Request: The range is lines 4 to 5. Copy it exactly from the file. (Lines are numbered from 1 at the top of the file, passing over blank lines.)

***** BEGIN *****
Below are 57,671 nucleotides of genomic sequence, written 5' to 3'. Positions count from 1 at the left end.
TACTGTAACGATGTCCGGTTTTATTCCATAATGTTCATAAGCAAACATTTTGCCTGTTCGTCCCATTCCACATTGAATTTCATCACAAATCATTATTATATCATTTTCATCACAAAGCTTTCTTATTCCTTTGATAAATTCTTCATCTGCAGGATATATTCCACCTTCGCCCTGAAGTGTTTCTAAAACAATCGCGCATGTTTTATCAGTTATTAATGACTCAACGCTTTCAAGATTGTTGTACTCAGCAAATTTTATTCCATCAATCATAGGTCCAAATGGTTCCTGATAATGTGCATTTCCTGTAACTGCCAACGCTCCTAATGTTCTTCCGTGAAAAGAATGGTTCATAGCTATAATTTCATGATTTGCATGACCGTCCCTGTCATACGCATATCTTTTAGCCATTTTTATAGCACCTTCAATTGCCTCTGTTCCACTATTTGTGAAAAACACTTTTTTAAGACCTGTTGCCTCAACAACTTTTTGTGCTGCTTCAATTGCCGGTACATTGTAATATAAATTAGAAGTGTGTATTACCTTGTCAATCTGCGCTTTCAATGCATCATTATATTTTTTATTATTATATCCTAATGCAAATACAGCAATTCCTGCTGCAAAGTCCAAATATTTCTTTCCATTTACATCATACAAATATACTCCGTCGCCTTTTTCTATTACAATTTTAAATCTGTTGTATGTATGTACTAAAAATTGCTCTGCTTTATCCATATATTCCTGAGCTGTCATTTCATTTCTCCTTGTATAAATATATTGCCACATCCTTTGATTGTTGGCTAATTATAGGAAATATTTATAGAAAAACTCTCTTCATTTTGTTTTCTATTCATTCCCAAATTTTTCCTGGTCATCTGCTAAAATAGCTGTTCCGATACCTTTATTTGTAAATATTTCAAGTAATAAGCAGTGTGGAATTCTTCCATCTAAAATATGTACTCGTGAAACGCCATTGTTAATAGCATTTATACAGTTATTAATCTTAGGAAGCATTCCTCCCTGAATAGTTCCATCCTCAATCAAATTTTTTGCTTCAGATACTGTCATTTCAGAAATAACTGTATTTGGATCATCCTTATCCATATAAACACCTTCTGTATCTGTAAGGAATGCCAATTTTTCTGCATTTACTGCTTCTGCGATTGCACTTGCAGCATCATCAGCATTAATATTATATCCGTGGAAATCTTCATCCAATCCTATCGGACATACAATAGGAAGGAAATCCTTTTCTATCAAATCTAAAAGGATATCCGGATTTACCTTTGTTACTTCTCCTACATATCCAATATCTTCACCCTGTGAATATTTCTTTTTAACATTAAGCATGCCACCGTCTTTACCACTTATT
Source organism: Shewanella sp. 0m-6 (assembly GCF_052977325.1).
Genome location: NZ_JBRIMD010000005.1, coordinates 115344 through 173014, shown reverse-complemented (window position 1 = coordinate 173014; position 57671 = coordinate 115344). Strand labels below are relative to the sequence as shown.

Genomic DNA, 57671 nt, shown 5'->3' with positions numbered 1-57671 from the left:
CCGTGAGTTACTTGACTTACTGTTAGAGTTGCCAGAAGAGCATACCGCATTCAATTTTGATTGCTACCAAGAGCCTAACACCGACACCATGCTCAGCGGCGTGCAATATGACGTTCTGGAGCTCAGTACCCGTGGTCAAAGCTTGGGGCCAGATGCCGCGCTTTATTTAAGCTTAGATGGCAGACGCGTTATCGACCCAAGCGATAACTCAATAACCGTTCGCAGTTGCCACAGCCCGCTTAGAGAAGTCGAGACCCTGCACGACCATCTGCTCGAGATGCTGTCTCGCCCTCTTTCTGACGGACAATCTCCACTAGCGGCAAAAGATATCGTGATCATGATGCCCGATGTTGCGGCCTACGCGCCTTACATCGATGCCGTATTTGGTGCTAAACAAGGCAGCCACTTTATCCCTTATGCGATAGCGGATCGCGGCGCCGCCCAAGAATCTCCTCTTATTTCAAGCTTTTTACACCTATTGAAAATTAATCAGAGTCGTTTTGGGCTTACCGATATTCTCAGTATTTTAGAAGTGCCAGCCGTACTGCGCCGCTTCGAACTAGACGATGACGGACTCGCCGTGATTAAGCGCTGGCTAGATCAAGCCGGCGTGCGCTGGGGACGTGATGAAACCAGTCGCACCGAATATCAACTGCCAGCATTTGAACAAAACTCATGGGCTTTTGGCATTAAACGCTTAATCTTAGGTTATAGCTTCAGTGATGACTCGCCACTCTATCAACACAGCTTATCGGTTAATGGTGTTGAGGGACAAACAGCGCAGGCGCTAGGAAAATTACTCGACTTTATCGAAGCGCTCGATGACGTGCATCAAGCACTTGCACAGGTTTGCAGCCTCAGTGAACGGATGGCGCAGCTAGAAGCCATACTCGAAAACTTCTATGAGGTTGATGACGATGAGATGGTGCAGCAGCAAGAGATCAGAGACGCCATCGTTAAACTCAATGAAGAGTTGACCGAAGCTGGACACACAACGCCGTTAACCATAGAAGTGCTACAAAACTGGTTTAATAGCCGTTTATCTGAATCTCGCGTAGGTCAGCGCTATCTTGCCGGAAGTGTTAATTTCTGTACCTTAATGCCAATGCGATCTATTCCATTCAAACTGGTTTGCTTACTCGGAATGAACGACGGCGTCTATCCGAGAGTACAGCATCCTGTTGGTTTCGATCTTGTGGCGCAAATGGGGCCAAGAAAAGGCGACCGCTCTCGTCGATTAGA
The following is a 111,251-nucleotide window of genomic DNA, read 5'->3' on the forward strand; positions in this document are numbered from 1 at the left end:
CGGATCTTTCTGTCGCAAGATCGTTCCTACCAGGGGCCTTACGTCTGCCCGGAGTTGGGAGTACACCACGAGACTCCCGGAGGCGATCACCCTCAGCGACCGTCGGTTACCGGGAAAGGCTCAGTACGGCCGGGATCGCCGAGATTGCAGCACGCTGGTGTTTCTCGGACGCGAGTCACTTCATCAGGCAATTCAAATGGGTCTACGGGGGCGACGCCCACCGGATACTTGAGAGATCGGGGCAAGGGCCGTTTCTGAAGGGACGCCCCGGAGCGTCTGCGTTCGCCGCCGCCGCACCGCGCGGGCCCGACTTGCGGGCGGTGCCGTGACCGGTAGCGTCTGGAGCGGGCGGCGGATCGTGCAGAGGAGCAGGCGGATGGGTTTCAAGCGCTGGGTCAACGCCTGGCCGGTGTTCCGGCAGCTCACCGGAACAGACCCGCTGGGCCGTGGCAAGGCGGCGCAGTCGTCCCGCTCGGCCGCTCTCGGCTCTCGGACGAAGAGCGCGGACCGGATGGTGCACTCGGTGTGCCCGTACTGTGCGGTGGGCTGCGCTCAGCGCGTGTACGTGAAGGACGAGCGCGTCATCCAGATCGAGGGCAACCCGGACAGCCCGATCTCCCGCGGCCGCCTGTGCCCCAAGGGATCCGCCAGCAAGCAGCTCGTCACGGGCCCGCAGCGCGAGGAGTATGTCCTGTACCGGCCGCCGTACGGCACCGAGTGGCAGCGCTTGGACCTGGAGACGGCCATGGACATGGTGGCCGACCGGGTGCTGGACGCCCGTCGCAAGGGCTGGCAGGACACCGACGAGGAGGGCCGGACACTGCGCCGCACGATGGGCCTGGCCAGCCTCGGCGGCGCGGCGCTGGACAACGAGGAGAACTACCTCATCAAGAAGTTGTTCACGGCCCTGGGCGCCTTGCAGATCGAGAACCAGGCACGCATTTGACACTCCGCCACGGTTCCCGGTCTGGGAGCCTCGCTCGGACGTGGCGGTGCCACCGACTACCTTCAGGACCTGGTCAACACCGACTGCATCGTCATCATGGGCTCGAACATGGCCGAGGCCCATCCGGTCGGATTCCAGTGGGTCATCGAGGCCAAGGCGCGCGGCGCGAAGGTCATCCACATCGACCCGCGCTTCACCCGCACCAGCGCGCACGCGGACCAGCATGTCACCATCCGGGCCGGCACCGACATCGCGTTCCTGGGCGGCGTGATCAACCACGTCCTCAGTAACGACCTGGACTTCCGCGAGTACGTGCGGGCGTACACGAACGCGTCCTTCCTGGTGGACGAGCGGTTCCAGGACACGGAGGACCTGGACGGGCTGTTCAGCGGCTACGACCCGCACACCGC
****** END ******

Genome location: NZ_JBRIMD010000005.1, coordinates 115344 through 173014, shown reverse-complemented (window position 1 = coordinate 173014; position 57671 = coordinate 115344). Strand labels below are relative to the sequence as shown.

Genomic DNA, 57671 nt, shown 5'->3' with positions numbered 1-57671 from the left: